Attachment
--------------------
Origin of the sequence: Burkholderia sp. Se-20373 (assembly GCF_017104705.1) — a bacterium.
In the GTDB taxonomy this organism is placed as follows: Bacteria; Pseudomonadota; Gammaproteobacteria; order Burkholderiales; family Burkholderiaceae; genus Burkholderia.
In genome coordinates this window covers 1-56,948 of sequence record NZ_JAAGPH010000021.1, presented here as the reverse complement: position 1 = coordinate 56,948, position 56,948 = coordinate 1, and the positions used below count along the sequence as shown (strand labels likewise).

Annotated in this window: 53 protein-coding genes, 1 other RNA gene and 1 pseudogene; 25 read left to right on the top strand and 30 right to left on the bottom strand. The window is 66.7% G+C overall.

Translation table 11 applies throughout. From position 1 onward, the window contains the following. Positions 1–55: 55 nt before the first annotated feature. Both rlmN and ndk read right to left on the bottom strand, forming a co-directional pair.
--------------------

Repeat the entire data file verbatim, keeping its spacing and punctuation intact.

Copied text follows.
Origin of the sequence: Burkholderia sp. Se-20373 (assembly GCF_017104705.1) — a bacterium.
In the GTDB taxonomy this organism is placed as follows: Bacteria; Pseudomonadota; Gammaproteobacteria; order Burkholderiales; family Burkholderiaceae; genus Burkholderia.
In genome coordinates this window covers 1-56,948 of sequence record NZ_JAAGPH010000021.1, presented here as the reverse complement: position 1 = coordinate 56,948, position 56,948 = coordinate 1, and the positions used below count along the sequence as shown (strand labels likewise).

Annotated in this window: 53 protein-coding genes, 1 other RNA gene and 1 pseudogene; 25 read left to right on the top strand and 30 right to left on the bottom strand. The window is 66.7% G+C overall.

Translation table 11 applies throughout. From position 1 onward, the window contains the following. Positions 1–55: 55 nt before the first annotated feature. Both rlmN and ndk read right to left on the bottom strand, forming a co-directional pair.